I mean c'mon! where the hell will you find characters more original than this! ^^^ >:(
I do recall reading some comments on the "best of Steam Greenlight trailers" for my game "Potato Thriller" saying things such as "it's an Asset Flip", "Dev just bought everything from the Unity Asset store.", "I swear I have seen that weird Potato looking thing somewhere on the asset store before", etc. I know they might not be the best looking game assets, but they are definitely not store bought assets.
Originality is something that is extremely important to me especially when it comes to visuals and art. My whole life, I have always had a great appreciation for art and always aimed to become a good artist myself. I have said this many times before throughout the years on the blog and other places, but I don't "Asset Flip". I never use anyone's art besides mine in my own projects and I don't like including anyone's artwork except my own in my projects.
Screenshot of some Potato Thriller Art assets source files - The entire game, Potato Thriller is made up of pretty much everything you see in this image.
Wireframe screenshot. All models made from scratch in Blender3d
Throughout all the years I have spent as an indie game developer I have always been very open about the development and work that goes into my projects here on the blog. I have always taken great pride in the fact that I created everything you see in game myself. I'm going to take a quick step back and admit one thing here. The only visuals in my game that I have not created myself and are store bought are particle fx (such as explosions, fire, rain, etc) and skyboxes (which most of the time I rarely even use a skybox in my games and often just use a generic color as the sky) that is it. But I created every other thing that you see in the game. Everything. Everything from the main character model to the tree that is just in the background and this is something that I am very proud of. I have spent years practicing and learning good 3d modeling, texturing, game asset creation, etc and I have greatly improved over the years since I first started and it shows in my work even.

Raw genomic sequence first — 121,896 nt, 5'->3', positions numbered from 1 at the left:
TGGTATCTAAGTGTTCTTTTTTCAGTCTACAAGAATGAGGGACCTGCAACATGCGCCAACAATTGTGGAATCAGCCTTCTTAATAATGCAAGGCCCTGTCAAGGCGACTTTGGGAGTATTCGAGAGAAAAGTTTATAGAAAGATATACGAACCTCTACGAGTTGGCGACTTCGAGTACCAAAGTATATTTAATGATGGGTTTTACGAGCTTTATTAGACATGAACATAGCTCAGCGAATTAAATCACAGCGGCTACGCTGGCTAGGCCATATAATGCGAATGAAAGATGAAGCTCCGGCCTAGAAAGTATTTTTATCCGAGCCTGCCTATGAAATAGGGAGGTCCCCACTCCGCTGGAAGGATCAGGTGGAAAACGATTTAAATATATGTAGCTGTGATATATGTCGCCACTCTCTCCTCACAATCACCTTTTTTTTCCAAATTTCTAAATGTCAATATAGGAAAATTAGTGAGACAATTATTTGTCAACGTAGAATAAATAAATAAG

Screenshot from one of my first 3d games ever from early 2012
Fast-forward a couple years. Screenshot from a newer project, late 2016
Screenshot of one of my first original character models. Early 2012
Screenshot of a much newer and modern character design. Late 2016
By this point, if you read this far into the post then I must sound like a really whiny egotistical hipster who just sits in a coffee shop all day trying to act like some successful artist. Looking back at what I wrote, it does sound like that actually... But I am not writing this article to brag about what a good artist I am. But instead to express how passionate I am when it comes to the artwork behind the games. I care very much about how my games look and the originality behind them. If anybody ever asks me "did you make all of this yourself", I could confidently say that I did create everything in the game myself. It is all my own original art and design. (Okay, so yeah for bragging rights then..... Shut up! you brag about your accomplishments too!) :D
As I just said above, I care a whole lot about the artwork and I put in a lot of time and effort creating each art piece/3d model from scratch to be unique and original. In all honesty, I know that I don't create the greatest games and I don't make the nicest most visually appealing looking artwork. I might be terrible at game development, I might be a lousy artist, but one thing I am not nor will ever be is an "Asset Flipper". That is not my style...